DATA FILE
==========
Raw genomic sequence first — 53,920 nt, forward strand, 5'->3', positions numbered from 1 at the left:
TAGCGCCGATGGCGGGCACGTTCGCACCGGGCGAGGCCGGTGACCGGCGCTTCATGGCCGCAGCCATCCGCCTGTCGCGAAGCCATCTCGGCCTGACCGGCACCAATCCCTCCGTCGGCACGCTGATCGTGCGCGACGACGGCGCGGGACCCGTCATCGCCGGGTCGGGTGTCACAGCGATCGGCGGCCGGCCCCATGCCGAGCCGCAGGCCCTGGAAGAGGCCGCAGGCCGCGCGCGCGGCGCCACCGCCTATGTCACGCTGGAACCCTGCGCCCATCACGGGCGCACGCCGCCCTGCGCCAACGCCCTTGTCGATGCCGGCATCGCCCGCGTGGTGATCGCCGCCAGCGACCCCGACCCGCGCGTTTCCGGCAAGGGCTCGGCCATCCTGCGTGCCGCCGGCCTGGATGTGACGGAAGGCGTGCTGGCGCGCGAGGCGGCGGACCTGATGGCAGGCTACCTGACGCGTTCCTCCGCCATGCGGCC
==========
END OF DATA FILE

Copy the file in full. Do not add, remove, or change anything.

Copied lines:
Raw genomic sequence first — 53,920 nt, forward strand, 5'->3', positions numbered from 1 at the left:
TAGCGCCGATGGCGGGCACGTTCGCACCGGGCGAGGCCGGTGACCGGCGCTTCATGGCCGCAGCCATCCGCCTGTCGCGAAGCCATCTCGGCCTGACCGGCACCAATCCCTCCGTCGGCACGCTGATCGTGCGCGACGACGGCGCGGGACCCGTCATCGCCGGGTCGGGTGTCACAGCGATCGGCGGCCGGCCCCATGCCGAGCCGCAGGCCCTGGAAGAGGCCGCAGGCCGCGCGCGCGGCGCCACCGCCTATGTCACGCTGGAACCCTGCGCCCATCACGGGCGCACGCCGCCCTGCGCCAACGCCCTTGTCGATGCCGGCATCGCCCGCGTGGTGATCGCCGCCAGCGACCCCGACCCGCGCGTTTCCGGCAAGGGCTCGGCCATCCTGCGTGCCGCCGGCCTGGATGTGACGGAAGGCGTGCTGGCGCGCGAGGCGGCGGACCTGATGGCAGGCTACCTGACGCGTTCCTCCGCCATGCGGCC